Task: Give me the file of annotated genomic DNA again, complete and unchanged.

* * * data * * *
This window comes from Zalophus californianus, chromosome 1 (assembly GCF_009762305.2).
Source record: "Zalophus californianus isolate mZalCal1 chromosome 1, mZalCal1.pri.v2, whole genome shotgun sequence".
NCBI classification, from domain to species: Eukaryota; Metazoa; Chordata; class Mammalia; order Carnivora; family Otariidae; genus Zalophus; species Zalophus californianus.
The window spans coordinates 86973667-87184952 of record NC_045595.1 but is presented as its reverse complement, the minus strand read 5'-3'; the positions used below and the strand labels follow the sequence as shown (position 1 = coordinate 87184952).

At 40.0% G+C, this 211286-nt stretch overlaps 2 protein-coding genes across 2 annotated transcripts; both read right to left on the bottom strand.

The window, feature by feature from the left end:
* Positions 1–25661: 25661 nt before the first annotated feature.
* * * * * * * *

This window comes from Zalophus californianus, chromosome 1 (assembly GCF_009762305.2).
Source record: "Zalophus californianus isolate mZalCal1 chromosome 1, mZalCal1.pri.v2, whole genome shotgun sequence".
NCBI classification, from domain to species: Eukaryota; Metazoa; Chordata; class Mammalia; order Carnivora; family Otariidae; genus Zalophus; species Zalophus californianus.
The window spans coordinates 86973667-87184952 of record NC_045595.1 but is presented as its reverse complement, the minus strand read 5'-3'; the positions used below and the strand labels follow the sequence as shown (position 1 = coordinate 87184952).

At 40.0% G+C, this 211286-nt stretch overlaps 2 protein-coding genes across 2 annotated transcripts; both read right to left on the bottom strand.

The window, feature by feature from the left end:
* Positions 1–25661: 25661 nt before the first annotated feature.